New studies show Neurofeedback can reduce pain and increase quality of life for cancer patients

A new study from the renowned University of Texas MD Anderson Cancer Center researching neuropathic pain found that cancer patients using neurofeedback experienced less chronic pain and an increase in the quality of life. The 71-person study was designed by the department of Palliative, Rehabilitation and Integrative Medicine.

The research began by isolating the location of brain activity responsible for the physical and emotional aspects of the patients’ chronic pain. Pain centers were identified through the use of electroencephalogram (EEG) tracking (attaching small metal discs with thin wires on the scalp).

Many hospitals report that Chemotherapy-Induced Peripheral Neuropathy (CIPN) is a very common side effect in cancer patients, affecting 71 to 96 percent of patients after a month of chemotherapy. Peripheral neuropathy is felt in patients as pain, burning, tingling and loss of feeling caused by damage to nerves that control the sensations and movements of arms and legs.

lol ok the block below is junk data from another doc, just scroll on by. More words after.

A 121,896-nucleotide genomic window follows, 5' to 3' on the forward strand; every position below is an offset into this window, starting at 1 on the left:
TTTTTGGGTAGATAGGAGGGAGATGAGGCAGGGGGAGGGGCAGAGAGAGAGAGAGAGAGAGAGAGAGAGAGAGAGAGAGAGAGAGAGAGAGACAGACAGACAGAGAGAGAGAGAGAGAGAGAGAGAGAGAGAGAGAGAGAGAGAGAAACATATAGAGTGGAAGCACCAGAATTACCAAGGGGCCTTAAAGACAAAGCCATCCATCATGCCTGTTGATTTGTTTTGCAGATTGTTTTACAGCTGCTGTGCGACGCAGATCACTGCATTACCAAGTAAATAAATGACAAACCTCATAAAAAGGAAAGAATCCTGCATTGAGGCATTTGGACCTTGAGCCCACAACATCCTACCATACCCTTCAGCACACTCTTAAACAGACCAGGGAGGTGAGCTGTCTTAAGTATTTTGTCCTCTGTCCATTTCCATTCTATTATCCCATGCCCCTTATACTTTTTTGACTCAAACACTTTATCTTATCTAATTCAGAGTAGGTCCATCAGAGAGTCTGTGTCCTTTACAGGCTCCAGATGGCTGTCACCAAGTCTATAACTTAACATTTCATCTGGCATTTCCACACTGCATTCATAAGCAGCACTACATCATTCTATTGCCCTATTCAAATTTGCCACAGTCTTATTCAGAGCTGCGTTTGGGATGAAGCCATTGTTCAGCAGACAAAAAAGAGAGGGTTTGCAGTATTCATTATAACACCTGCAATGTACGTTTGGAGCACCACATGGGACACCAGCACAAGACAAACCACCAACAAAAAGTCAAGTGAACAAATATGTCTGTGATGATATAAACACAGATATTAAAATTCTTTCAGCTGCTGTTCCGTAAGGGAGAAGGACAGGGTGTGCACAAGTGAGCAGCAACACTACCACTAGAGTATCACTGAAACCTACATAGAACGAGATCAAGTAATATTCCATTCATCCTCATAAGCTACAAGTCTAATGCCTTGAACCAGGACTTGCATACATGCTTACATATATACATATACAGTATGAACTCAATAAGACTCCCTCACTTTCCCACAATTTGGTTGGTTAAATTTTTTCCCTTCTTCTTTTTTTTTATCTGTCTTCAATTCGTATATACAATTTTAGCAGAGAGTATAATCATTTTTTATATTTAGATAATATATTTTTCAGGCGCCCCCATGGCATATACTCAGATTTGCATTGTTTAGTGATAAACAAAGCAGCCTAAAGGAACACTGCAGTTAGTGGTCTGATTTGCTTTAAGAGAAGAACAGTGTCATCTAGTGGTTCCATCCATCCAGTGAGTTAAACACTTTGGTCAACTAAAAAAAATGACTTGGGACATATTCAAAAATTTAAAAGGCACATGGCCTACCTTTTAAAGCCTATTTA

As EEG sensors track and records brain wave patterns, the sensors send signals to a computer to record the results. A computer screen allowed cancer patients to modify their own brain activity through the (EEG) biofeedback/neurofeedback.

MD Anderson study participants completed initial assessments that determined the brain activity related to their pain, the amount of pain perceived, and their quality of life. After neurofeedback therapy was completed the participants repeated the EEG and assessments to determine changes in pain perception, cancer related symptoms, and general quality of life. After neurofeedback therapy, 73 percent of patients reported improvement in pain, less numbness, and reduced how much pain interfered with daily activities.  

Through the use of neurofeedback, cancer patients were able to retrain their brains to form new connections and change existing (painful) nerve routes.

Since there is only one medication approved to treat CIPN, which has some negative side effects and is quite expensive, doctors at MD Anderson were very encouraged to see significant improvements in multiple patients’ quality of life after utilizing neurofeedback therapy  –especially since there were no side effects.

“Even better,” says Leanne O’Neil of INDY Neurofeedback, “neurofeedback is customized to the individual and is relatively inexpensive. It not only works for those in pain, it also works for those seeking to retrain their brains to promote better health habits. Neurofeedback is a wonderful non-invasive, non-addictive tool to address all kinds of pain, discomfort and suffering.”